Hate Speech and its Effects on Individuals of Society

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Updated: Nov 23, 2022
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Category: Society
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2022/11/23
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Hate Speech and its Effects on Individuals of Society essay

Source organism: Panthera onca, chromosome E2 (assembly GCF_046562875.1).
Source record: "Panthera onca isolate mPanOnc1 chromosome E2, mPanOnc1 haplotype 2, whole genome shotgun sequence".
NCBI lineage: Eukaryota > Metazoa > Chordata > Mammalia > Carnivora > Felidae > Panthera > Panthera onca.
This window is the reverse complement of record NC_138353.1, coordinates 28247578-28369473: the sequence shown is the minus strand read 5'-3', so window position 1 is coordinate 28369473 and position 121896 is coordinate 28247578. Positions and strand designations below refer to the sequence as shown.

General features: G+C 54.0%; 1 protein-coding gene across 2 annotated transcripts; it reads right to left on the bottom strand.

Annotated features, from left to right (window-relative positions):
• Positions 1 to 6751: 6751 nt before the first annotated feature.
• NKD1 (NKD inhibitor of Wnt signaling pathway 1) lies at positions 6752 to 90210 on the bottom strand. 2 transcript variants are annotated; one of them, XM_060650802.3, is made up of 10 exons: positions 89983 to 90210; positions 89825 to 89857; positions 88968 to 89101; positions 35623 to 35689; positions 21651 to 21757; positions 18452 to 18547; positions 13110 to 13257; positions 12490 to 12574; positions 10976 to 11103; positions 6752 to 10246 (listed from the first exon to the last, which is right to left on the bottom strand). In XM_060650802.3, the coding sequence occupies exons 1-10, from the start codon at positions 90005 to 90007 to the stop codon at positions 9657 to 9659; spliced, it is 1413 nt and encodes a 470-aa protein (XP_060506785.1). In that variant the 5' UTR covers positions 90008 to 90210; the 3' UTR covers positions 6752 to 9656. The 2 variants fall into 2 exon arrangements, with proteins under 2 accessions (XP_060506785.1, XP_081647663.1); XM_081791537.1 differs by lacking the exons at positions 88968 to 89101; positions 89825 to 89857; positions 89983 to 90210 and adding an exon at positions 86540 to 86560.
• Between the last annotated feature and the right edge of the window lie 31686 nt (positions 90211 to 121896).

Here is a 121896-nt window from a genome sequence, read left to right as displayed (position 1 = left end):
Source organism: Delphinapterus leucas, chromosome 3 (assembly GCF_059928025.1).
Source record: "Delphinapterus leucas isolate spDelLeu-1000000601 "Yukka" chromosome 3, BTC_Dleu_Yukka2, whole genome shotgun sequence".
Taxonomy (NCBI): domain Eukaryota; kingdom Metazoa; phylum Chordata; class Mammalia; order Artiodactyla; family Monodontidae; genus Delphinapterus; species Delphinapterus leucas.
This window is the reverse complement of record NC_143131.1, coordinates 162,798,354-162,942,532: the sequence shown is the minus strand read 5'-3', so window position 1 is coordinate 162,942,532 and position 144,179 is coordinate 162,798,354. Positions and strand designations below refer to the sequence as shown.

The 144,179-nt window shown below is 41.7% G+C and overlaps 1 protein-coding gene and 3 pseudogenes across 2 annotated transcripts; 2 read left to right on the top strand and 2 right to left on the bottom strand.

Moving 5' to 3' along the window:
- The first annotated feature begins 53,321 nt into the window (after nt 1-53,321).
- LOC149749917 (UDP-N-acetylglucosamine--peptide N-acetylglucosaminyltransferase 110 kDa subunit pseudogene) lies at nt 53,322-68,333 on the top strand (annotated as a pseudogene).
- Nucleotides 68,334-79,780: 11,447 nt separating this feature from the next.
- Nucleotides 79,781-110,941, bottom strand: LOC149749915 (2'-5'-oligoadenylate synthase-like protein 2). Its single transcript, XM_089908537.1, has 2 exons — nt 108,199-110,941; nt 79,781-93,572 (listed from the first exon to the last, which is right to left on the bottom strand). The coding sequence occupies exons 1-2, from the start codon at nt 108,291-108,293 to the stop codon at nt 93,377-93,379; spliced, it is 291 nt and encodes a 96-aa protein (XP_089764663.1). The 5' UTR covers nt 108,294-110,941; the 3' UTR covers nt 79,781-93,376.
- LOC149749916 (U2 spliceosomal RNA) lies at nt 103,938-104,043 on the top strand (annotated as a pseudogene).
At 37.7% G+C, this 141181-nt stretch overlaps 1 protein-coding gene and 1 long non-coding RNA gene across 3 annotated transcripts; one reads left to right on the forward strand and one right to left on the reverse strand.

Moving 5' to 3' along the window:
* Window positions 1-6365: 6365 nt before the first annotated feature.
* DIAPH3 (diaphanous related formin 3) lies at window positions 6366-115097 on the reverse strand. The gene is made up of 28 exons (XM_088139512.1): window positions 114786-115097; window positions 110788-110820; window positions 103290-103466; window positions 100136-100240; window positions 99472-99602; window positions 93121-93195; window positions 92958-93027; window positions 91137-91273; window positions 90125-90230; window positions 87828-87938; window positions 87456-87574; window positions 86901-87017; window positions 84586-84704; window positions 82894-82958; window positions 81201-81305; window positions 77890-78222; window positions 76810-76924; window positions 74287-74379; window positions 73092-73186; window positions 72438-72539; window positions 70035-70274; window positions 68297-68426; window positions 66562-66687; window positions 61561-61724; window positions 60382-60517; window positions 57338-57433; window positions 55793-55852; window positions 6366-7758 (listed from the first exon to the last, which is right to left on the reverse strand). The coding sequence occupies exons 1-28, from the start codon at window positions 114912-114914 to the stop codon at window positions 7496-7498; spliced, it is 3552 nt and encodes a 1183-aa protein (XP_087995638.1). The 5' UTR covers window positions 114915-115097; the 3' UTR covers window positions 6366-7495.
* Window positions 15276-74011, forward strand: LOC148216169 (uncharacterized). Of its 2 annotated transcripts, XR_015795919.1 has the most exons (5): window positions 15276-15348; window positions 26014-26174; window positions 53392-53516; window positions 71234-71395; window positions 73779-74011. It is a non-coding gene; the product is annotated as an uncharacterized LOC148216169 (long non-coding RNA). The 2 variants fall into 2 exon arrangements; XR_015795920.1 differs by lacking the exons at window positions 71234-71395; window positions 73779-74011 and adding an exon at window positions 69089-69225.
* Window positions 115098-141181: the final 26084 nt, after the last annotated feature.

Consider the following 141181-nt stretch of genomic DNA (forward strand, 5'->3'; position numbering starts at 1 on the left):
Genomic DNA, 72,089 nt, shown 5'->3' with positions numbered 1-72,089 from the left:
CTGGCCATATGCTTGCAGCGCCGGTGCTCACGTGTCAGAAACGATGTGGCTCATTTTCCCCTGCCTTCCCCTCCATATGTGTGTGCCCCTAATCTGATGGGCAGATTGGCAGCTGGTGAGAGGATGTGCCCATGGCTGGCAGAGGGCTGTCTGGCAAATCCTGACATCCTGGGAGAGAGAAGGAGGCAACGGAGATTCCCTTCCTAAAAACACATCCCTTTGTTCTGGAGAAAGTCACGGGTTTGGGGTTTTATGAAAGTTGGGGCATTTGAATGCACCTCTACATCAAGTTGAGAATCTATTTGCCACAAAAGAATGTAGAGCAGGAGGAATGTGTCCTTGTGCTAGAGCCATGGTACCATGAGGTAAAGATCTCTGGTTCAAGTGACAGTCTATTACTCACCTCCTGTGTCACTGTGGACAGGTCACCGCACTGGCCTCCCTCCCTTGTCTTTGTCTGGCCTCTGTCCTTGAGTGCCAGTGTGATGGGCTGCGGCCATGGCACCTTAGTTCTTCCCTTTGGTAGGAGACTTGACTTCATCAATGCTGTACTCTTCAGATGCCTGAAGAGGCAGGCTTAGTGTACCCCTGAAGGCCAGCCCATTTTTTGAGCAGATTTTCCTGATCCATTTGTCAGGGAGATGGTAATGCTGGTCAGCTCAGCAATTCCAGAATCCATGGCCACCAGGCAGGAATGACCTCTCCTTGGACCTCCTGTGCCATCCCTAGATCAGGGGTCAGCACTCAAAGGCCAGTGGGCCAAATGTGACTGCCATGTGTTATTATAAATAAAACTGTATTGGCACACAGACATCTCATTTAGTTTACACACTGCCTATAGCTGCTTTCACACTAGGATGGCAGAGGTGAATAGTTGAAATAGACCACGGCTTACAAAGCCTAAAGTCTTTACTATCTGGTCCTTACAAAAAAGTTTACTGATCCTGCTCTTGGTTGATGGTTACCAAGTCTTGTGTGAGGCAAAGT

The world as we’ve come to know it is an extremely diverse place, the human race being one of its many unique features. The population of mankind showcases a wide variety of religions, races, orientations. With how unique the planet around us is, it’s within our nature to be different from one another. Many of us are taught to embrace these colorful traits, no matter what form they present themselves in, from a very young age. Acceptance is an integral part of maintaining a livelihood based in peace, especially in a nation such as the United States; a nation built on diversity. However, acceptance isn’t as widespread in this country as one might expect it to be. With the era of technology, hate speech is on the rise. As hate speech grows and become more mainstream, it’s more important now than ever that everyone learns what hate speech is and how to identify it in everyday life, lest this nation become a cesspool of hatred, too dangerous for those it targets to reside in. Although many might claim that words are just words, hate speech can tear away the sense of safety of those it targets, and lead to senseless violence. Anyone can be a target of hate speech, but there are those who are more vulnerable to it than others due to a social environment that has created an unequal distribution of power among its people. To protect those who come under fire of hate speech, most commonly those who belong to the LGBT+, people of color, and those who practice a religion outside of Christianity, the American people must actively recognize and shut down unfounded statements and actions. In order to do so, we must be able to dissect and debunk the logic fallacies used by their perpetrators to spread hateful ideology before they can bring upon widespread ignorance.